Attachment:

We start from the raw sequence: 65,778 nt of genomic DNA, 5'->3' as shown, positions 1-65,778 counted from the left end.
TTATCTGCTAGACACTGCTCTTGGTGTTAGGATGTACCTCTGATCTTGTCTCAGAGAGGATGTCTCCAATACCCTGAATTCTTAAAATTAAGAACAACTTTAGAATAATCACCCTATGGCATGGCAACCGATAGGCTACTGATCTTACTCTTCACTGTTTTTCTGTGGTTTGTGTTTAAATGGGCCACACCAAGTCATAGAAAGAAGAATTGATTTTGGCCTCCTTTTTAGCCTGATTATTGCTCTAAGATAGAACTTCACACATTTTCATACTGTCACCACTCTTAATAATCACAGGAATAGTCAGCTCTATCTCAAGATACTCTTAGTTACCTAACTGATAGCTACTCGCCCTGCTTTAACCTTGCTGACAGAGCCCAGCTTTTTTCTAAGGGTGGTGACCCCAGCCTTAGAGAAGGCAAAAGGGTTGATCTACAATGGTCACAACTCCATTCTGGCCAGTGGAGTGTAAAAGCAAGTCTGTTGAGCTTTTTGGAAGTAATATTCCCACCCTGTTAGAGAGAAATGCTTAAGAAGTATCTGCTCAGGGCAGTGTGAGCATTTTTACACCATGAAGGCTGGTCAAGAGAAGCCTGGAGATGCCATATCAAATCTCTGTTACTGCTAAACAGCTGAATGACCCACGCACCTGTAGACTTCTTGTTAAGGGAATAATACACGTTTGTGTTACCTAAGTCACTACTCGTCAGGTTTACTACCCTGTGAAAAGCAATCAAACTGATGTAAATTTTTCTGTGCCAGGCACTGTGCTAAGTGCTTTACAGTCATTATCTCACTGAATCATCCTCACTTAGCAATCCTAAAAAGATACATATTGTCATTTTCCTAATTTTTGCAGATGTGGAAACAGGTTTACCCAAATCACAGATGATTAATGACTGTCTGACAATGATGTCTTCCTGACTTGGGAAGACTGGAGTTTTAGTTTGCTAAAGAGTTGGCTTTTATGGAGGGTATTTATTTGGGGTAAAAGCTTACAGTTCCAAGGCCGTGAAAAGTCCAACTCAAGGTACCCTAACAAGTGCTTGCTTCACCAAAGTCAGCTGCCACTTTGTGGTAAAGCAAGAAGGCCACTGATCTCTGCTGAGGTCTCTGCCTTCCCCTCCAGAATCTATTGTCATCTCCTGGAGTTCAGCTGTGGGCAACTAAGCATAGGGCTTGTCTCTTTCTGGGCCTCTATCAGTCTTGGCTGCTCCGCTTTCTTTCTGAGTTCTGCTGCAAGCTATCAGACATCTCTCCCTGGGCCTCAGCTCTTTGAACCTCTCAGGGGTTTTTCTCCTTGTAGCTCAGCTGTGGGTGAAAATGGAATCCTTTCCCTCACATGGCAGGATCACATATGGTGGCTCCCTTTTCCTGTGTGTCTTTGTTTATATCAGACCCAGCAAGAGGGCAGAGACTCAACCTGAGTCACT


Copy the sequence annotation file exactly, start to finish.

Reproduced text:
We start from the raw sequence: 65,778 nt of genomic DNA, 5'->3' as shown, positions 1-65,778 counted from the left end.
TTATCTGCTAGACACTGCTCTTGGTGTTAGGATGTACCTCTGATCTTGTCTCAGAGAGGATGTCTCCAATACCCTGAATTCTTAAAATTAAGAACAACTTTAGAATAATCACCCTATGGCATGGCAACCGATAGGCTACTGATCTTACTCTTCACTGTTTTTCTGTGGTTTGTGTTTAAATGGGCCACACCAAGTCATAGAAAGAAGAATTGATTTTGGCCTCCTTTTTAGCCTGATTATTGCTCTAAGATAGAACTTCACACATTTTCATACTGTCACCACTCTTAATAATCACAGGAATAGTCAGCTCTATCTCAAGATACTCTTAGTTACCTAACTGATAGCTACTCGCCCTGCTTTAACCTTGCTGACAGAGCCCAGCTTTTTTCTAAGGGTGGTGACCCCAGCCTTAGAGAAGGCAAAAGGGTTGATCTACAATGGTCACAACTCCATTCTGGCCAGTGGAGTGTAAAAGCAAGTCTGTTGAGCTTTTTGGAAGTAATATTCCCACCCTGTTAGAGAGAAATGCTTAAGAAGTATCTGCTCAGGGCAGTGTGAGCATTTTTACACCATGAAGGCTGGTCAAGAGAAGCCTGGAGATGCCATATCAAATCTCTGTTACTGCTAAACAGCTGAATGACCCACGCACCTGTAGACTTCTTGTTAAGGGAATAATACACGTTTGTGTTACCTAAGTCACTACTCGTCAGGTTTACTACCCTGTGAAAAGCAATCAAACTGATGTAAATTTTTCTGTGCCAGGCACTGTGCTAAGTGCTTTACAGTCATTATCTCACTGAATCATCCTCACTTAGCAATCCTAAAAAGATACATATTGTCATTTTCCTAATTTTTGCAGATGTGGAAACAGGTTTACCCAAATCACAGATGATTAATGACTGTCTGACAATGATGTCTTCCTGACTTGGGAAGACTGGAGTTTTAGTTTGCTAAAGAGTTGGCTTTTATGGAGGGTATTTATTTGGGGTAAAAGCTTACAGTTCCAAGGCCGTGAAAAGTCCAACTCAAGGTACCCTAACAAGTGCTTGCTTCACCAAAGTCAGCTGCCACTTTGTGGTAAAGCAAGAAGGCCACTGATCTCTGCTGAGGTCTCTGCCTTCCCCTCCAGAATCTATTGTCATCTCCTGGAGTTCAGCTGTGGGCAACTAAGCATAGGGCTTGTCTCTTTCTGGGCCTCTATCAGTCTTGGCTGCTCCGCTTTCTTTCTGAGTTCTGCTGCAAGCTATCAGACATCTCTCCCTGGGCCTCAGCTCTTTGAACCTCTCAGGGGTTTTTCTCCTTGTAGCTCAGCTGTGGGTGAAAATGGAATCCTTTCCCTCACATGGCAGGATCACATATGGTGGCTCCCTTTTCCTGTGTGTCTTTGTTTATATCAGACCCAGCAAGAGGGCAGAGACTCAACCTGAGTCACT